Posts Tagged ‘comfort’

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summer kick.

July 5, 2012

When I was little, summer was my least favourite season of the year – and this is despite 8-week long summer holidays! There were two main reasons for this – 1) I had a major phobia of wasps. Nowadays I still don’t like them, but I have learned to control my fear; back then however, I used to go crazy if they even came near me. It got to the point where I would never open my bedroom window, even in summer; I was afraid that if I did, the wasps would come in. I went through a phase of sleeping with a can of bug spray within arm’s reach. At about the age of 11, one of my worst nightmares came true – I would wake up every morning to find a handful of dead / dying wasps on my floor and even lying on my clothes (which I would hang up on the rocking chair in the corner). It was traumatic (eventually the summer ended and the wasp deluge with it), but in a way it helped me, because it forced me to deal with my fear.

2) The heat, and the sweating. In the winter, you can always wrap up warm, and there are few things that are more lovely than snuggling up in front of the fire with a blanket. However, in the summer, when it’s stifling, it feels like there’s nothing you can do to combat the oppressive heat.  As I’ve grown older, I have learned how to deal with sweating (mostly – see my post on how to dress for a British summer) and I have grown out of the really bad phases I used to have. During the year that I lived in Spain, I realised that it wasn’t the heat that I hated, but the humidity that comes with it (or even comes alone) in England. Living in Spain, I developed a healthy, natural tan, and although the temperatures would rise up to 30 degrees and beyond, it was a dry heat so it was totally comfortable.

Just as I learned to conquer my fear of wasps, I learned to love the summer. I love the sunshine and the way that it can kickstart a day and give one an optimistic outlook on life. I love the freedom that a nice day gives you – it opens up your opportunities to go out and about, wherever you please. I love that there’s less traffic on the roads, and so getting out and about is easier and more pleasant. My musical tastes become bouncier, more exuberant and more worldly in the summer. I love going out for a leisurely walk through the park – even simple, unplanned or mundane trips can become pleasant experiences. The fact that I can do this while getting a tan is icing on the cake!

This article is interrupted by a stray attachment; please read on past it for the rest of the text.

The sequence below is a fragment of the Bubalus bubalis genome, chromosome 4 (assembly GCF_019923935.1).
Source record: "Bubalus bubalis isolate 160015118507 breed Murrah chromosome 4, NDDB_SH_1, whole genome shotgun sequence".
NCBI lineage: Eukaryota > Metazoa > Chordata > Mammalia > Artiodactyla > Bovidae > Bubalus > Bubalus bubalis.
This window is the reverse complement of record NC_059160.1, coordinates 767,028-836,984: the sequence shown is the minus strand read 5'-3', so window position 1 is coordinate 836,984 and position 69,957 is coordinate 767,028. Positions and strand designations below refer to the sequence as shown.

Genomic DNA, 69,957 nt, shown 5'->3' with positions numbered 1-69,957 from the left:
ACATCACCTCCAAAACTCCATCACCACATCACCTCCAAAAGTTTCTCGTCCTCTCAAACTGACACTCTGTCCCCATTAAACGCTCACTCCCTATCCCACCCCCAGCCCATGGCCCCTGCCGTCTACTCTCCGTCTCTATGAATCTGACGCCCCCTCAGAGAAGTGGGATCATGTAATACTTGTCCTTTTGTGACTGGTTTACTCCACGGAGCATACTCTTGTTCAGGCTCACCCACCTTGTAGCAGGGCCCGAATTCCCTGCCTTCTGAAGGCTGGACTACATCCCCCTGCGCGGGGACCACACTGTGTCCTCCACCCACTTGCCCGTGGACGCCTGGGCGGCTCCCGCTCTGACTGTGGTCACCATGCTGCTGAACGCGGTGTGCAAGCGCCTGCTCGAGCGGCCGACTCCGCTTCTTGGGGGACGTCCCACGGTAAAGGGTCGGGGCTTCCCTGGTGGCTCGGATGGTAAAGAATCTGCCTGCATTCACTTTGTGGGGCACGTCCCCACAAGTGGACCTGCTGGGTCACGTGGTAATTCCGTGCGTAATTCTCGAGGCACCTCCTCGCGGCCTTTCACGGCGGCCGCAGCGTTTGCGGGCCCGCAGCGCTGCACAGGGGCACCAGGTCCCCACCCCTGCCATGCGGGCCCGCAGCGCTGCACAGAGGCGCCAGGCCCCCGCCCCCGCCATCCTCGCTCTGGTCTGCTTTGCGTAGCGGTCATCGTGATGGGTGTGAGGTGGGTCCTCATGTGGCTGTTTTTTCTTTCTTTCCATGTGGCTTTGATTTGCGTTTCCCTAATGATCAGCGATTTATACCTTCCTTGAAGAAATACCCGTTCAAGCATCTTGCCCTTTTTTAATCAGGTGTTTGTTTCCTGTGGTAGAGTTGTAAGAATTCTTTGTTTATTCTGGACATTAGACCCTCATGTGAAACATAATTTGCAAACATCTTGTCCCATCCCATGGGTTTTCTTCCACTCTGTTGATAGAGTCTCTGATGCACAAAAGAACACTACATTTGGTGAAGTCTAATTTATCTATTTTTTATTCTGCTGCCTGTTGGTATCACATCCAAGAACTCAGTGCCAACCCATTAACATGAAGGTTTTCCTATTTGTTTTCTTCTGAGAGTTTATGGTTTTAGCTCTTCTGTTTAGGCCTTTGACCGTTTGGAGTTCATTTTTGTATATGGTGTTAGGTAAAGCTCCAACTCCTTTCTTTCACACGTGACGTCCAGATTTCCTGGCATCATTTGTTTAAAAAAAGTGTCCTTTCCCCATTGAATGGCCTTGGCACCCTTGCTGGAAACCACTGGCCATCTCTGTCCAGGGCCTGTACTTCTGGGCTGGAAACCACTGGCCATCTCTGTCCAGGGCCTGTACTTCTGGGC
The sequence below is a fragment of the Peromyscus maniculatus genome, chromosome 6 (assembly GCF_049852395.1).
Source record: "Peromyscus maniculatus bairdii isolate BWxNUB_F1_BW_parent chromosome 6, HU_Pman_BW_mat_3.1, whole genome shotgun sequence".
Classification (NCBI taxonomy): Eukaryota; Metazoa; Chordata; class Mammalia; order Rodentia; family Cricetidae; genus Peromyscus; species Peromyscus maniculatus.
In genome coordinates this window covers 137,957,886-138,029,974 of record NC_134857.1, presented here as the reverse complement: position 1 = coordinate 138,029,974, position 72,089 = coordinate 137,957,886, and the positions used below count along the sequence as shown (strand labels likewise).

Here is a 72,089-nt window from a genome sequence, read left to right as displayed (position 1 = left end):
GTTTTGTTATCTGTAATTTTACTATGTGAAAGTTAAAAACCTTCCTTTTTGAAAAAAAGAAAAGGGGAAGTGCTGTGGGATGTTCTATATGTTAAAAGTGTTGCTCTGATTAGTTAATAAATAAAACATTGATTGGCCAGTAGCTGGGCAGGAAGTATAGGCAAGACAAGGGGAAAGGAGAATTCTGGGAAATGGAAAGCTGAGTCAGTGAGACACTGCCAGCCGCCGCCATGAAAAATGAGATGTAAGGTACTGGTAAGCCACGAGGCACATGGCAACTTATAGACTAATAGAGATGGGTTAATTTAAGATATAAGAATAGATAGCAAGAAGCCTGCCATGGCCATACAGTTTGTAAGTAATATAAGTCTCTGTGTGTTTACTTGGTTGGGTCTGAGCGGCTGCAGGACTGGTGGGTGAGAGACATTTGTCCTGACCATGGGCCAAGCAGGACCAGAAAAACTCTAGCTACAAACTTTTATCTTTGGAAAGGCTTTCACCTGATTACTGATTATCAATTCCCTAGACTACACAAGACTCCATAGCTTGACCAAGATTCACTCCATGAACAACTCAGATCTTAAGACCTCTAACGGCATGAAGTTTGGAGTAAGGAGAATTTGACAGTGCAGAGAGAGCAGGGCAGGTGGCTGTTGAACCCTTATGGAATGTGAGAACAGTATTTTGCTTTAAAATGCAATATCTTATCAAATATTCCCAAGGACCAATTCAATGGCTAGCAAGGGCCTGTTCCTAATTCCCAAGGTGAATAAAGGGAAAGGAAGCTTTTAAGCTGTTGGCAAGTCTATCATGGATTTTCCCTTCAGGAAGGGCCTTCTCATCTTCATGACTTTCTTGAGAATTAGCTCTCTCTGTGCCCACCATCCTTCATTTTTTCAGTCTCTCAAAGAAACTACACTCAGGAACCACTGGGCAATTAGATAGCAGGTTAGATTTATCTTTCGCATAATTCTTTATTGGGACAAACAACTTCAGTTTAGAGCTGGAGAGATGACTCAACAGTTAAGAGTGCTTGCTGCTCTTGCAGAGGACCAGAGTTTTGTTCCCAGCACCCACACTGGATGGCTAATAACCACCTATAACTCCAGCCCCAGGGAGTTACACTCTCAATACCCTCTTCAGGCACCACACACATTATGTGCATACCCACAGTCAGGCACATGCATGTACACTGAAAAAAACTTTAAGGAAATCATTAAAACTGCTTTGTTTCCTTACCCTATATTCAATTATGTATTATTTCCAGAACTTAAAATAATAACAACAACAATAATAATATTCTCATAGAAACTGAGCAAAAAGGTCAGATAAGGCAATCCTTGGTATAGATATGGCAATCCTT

Just as our clothing gets lighter and often less restrictive, so does my taste in fragrance. In the winter I like to wear fragrances that give me a sense of comfort, sophistication and warmth – they tend to be heavier, a little spicier and more opaque. However, although I may still wear this kind of fragrance on a summer evening, generally my summer perfume choices involve something a bit more exuberant – bold fruity combinations, floral bouquets with a splash of green freshness, and sweet scents. Although I am a believer that fragrance has no gender, I tend to wear more women’s fragrances in summer as they are genuinely fresher, sweeter and freer than decent men’s fragrances (obviously this is a massive generalisation and I also own exceptions to this rule; but I’m not a fan of men’s “fresh”/”cool”/”sport” fragrances, and ozonic perfumes bore me). Just as in fragrance, I change what I drink to reflect more fruits – I always love orange juice all day every day, but in summer I mix it up more with pineapple juice, mixed fruits and my new favourite: coconut water. Although it was initially an acquired taste, the freshness and hint of Caribbean sensuality makes me feel healthy, happy and sunny. This is my summer kick – I just wanted to share a little bit of my seasonal happiness and feelings of freedom with you all 🙂

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Describing Scent workshop at Les Senteurs. (review)

April 15, 2012

On a bright Saturday lunchtime in April, Toby and I headed to Marble Arch to attend Les Senteurs‘ “Describing Scent” workshop, hosted by my good friend Nick (who also happens to be the Store Manager of the Les Senteurs store on Seymour Place). We arrived and as the shop starting filling up with attendees, we made our way downstairs to be greeted by a large table, laid out with place settings which each had a slice of orange on a neon plate, a loop of string, a coin, a rubber band and a glass with ice. The dozen of us seated ourselves, introduced ourselves to the group (among us was a florist, a composer, a student of fashion journalism, a mathematician, a chemist, and the rest of us who were also fans of perfume via various avenues) and then Nick proceeded to explain the purpose of the workshop. Part of it would be smelling scents (starting with the objects on the table, and then followed by a range of perfumes passed around the room on blotters) and experiencing fragrances mostly stocked by Les Senteurs. But the real point, as hinted at in the name of the workshop, would be to describe the fragrance. Not only in terms of smell, but in terms of taste, colour, light, shadow, temperature, textures, shape, sound, the kind of place it evoked and so on. It’s extremely difficult to describe a scent effectively using only the limited vocabulary of adjectives normally ascribed to smell – scents are intangible, and so they evoke a range of images, sounds (interestingly, “notes” and “accords” are used in the language of perfumery), textures and emotions in each of us.